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Royals trade partner history: The Braves

Did the Royals have a Braves pipeline?

Baltimore Orioles v Kansas City Royals Photo by Ed Zurga/Getty Images

It is the cold winter, still several weeks from spring training. That gives us some time to reflect on Royals seasons past, so after being inspired by the Yankees blog Pinstripe Alley we’ll begin a series looking back at their trade history with each team in baseball. Today, we’ll start with the Atlanta Braves.

Total number of Royals/Braves trades: 29

The long-running gag when Dayton Moore took over was that he was simply stockpiling former Braves players, but he actually only engineered eight trades with his former employer in just over 16 seasons. Three of those trades came in his first 14 months on the job, which was probably where the meme originated, as Moore picked up Tony Peña Jr. and Kyle Davies from Atlanta early in his tenure.

Later on, the Royals dumped the final two months of Jorge Soler’s contract on the Braves, and engineered a creative trade of their competitive balance draft pick in a three-player deal that included Drew Waters. In this off-season, Dayton’s successor J.J. Piccolo has pulled off two trades with the Braves, getting Nick Anderson and Kyle Wright in separate deals.

Best trade: The Royals traded Keith Lockhart and Michael Tucker to the Braves for Jermaine Dye and Jamie Walker on March 27, 1997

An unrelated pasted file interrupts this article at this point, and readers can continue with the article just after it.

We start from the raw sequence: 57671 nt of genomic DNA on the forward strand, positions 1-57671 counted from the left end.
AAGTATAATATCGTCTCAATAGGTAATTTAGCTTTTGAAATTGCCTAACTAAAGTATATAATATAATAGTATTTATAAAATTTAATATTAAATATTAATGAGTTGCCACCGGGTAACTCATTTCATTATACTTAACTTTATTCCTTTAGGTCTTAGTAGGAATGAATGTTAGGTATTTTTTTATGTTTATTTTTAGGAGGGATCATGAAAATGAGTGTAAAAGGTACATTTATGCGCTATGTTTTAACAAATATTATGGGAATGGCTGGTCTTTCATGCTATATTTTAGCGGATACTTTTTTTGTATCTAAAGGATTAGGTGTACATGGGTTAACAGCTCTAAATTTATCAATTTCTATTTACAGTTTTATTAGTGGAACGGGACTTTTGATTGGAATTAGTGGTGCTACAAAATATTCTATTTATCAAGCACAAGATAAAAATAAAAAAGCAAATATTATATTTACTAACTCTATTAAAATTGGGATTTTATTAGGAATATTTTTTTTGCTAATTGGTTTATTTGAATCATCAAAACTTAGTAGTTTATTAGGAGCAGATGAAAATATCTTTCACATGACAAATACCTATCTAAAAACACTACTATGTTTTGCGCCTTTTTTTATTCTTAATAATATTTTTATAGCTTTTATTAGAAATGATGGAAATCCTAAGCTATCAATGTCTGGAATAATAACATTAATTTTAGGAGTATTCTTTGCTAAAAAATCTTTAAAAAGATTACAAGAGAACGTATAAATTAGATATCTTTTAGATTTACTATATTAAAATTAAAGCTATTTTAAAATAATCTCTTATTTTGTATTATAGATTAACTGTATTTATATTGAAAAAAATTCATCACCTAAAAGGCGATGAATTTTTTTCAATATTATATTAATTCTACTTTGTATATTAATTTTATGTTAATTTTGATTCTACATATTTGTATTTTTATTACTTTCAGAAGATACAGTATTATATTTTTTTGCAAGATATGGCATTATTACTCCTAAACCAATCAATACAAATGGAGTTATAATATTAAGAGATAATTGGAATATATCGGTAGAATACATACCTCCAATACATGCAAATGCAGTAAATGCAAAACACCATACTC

Michael Tucker was a former first-round pick with a sweet left-handed swing that scouts figured would one day win a batting title. He put up a solid, albeit unimpressive line of .260/.346/.442 in 1996, his first full season in the big leagues. But the Royals already had two speedy left-handed hitters in their outfield in Tom Goodwin and Johnny Damon, and general manager Herk Robinson wanted to add some right-handed power.

The Braves had called up Jermaine Dye in 1996, and he won the starting right field job for the rest of the season for the pennant-winners, hitting .281/.304/.459 with 12 home runs in 98 games. But after losing to the Yankees in the World Series, the Braves under John Schuerholz decided to revamp their outfield, trading David Justice and Marquis Grissom to Cleveland for Kenny Lofton, and acquiring Tucker for Dye in the same week near the end of spring training.

I hated this trade at the time, and I was not alone. Star columnist Jeffrey Flanagan wrote “the Royals have lost their minds” while the usually optimistic Joe Posnanski slammed the deal.

“This was just one of those moves that hurts a team, even if Dye turns out to be good, which is no guarantee by the way. Dye had a reasonably good half-season for the Braves, but they were not sold on him. It’s hard to be sold on a guy who walks less than Marlon Brando.

This guy chases bad pitches like Tommy Lee Jones going after the Fugitive.”

-Joe Posnanski

Dye struggled his first two seasons, largely due to injury, but in 1999 he smacked 27 home runs, and the next year he was an All-Star. Tucker never won that batting title, but he did carve out a decent 12-year career as a regular, including a second stint in Kansas City. Walker became a serviceable lefty reliever for the Royals, and Lockhart was a popular utility infielder for the Braves for six of their post-season runs.

Worst trade: The Royals traded Charlie Leibrandt and Rick Luecken to the Braves for Jim Lemasters and Gerald Perry on December 15, 1989